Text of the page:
All important Battery Life:
For portable computers nothing is more important then
battery life. The Acer fairs well here, having a Lithium Ion battery (weighs around 1 lbs) with a
life of about 4 hours. I'd take off about 45 minutes if your spinning a
CD the whole time, and a bit less then that
if you have MP3's going constantly. There is a handy little icon on the
toolbar which shows a rough estimation of battery life, expressed in
percentages. Holding the cursor over the little battery icon,
gives you the value. The computer is also nice enough
to give an on-screen warning when 10% of battery power has been
reached, and suggests you save your work right away.|
The battery is located at
the front of the computer, accessable from the left side. Also on this
side of the computer are the Power-On switch, the Infrared Port, and the
cooling fan for the CPU (center).
As with most portables these days, if the battery is
running low, and the AC-adapter is on hand, it can be plugged in at any time -
the computer automatically switches from battery usage to the wall power supply.
Conversely, if plugged into the wall, and seeking a bit of mobility, unplug yourself and
walk freely, the computer will automatically go to battery - which
is hopefully nice and charged. ;-) The AC adapter is optimized for those traveling
the world. It can handle wall voltages of 100-240V, 50-60Hz itself, and spits
out 60W of power.
Speed, Speed, Speed:
The model we have is based upon Intel's Celeron 366Mhz.
Now I know that if individual computers are using the same chip, they
should have about the same performance, and general characteristics. That isn't
quite the case with the mobile version of the Celeron - it seems to run
faster then my PPGA equivalent.
Programs load up very quickly (64MB under the hood), but changing between
programs can be a bit slow at times, and sometimes HD access lags have an effect
on overall usability. There are times when the computer just pauses with HD
chirping away, freezing work for a few seconds. This doesn't happen very often
at all, but when it does, it's somewhat annoying.
||As with the
modem, a small metal cover on
the bottom of the computer is removed by screw to reveal the RAM slots -
currently holding 64MB, but expandable to
Networking is a Must:
This Acer has a PCMCIA 10/100 GVC NIC card in
it. A laptop without a network card is severely limited in its use.
Transferring info over the internet is limited to connection speeds and moving
info over a 1.4 MB floppy is unrealistic.
Enter in the NIC card. Connecting on the fly is easy - a small adapter
cable comes with the PCMCIA card and converts the Series II socket to RJ-45
(Ethernet Cat-5 Cable). I found it entirely indispensable to the point I carried
around a small 10/100 NIC card and length of crossover Ethernet cable
incase my hosts' computer was without one. There were no problems connecting up
to another computer - simply plug in adapter, plug in Ethernet cable and check
out the network. As long as sharing is enabled that is. Transfer of files was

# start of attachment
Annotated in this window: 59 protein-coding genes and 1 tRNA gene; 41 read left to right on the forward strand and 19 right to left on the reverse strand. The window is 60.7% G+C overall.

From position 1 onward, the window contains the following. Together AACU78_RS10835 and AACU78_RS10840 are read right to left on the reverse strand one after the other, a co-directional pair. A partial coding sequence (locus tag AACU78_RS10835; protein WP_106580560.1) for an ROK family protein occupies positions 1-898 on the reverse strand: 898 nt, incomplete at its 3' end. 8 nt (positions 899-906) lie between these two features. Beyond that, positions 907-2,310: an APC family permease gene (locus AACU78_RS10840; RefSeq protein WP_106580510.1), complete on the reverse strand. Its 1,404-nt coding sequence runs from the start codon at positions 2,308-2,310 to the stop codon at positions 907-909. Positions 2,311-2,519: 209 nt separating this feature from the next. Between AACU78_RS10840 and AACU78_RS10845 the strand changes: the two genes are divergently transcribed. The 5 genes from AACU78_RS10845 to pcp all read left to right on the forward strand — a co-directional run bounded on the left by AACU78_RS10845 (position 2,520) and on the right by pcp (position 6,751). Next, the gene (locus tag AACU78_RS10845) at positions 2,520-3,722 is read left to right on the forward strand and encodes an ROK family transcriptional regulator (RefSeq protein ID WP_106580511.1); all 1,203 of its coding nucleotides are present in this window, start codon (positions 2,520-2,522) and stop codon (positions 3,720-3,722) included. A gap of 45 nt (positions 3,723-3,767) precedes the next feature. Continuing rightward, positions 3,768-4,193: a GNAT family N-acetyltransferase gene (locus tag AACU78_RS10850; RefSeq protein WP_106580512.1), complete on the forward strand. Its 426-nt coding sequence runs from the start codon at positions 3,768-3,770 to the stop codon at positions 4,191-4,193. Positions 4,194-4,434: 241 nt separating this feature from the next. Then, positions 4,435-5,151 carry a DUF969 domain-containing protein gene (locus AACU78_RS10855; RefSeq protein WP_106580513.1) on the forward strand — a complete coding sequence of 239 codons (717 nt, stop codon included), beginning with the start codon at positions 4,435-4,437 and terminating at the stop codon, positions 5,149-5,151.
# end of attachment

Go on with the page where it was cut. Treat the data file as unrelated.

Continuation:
quick and easy to my hosts' computer, greatly increasing the usability of the
Acer with little affect on the computer while transferring files.
Series II to RJ-45 adapter
all the components crammed into the
laptop, and the dense materials that make up today's batteries, weight is a major
issue. The Acer 512T weighs in at 7.3 lbs.. not an amazingly light machine, but not
a chunk of lead either. To be fair, I lugged around the computer for
a day (minus 20 degree weather with no ill affects either) in a shoulder bag
by itself and it wasn't a problem at all.
On this trip I lugged it around in the same bag (which was full of a bunch of
stuff I needed) and my shoulder was a bit sore by the end of the day. Hmm,
actually I lost feeling in my left arm... That wasn't the computers fault, but
then when would you go on a trip with *only* the computer in a bag - more likely
plane tickets, notebooks, cell phone, and maybe a magazine or two would
accompany the computer. With all the stuff I needed to carry along, the total
weight was around 15 pounds. The overall dimensions of the 512T are: W12.1" x
D10.1" x H1.8"
- IrDA-compliant FIR (Fast Infrared)
wireless communications port
- Universal Serial Bus (USB) port
- Parallel port (ECP compliant)
- RS-232 (16550 compatible) serial
- PS/2 keypad/keyboard/mouse port
- External video port
- Port replicator
the Acer 512T
has a few minor areas
which could be touched up to deliver a superior product, but even
considering those few bugs I would still recommend it as an excellent laptop
for anyone who travels. That it still works after everything I've recently put it through
is a testament to its durability. The key features I particularly like are
the built-in CD player, and on-board 56K modem and all around well
Hopefully my real-life on the road experience with this computer will
give a fair idea of its quirks and in general what to expect of it. Should
anyone be considering this as their portable computer solution I would recommend
it with a rating of 8.7 out of 10.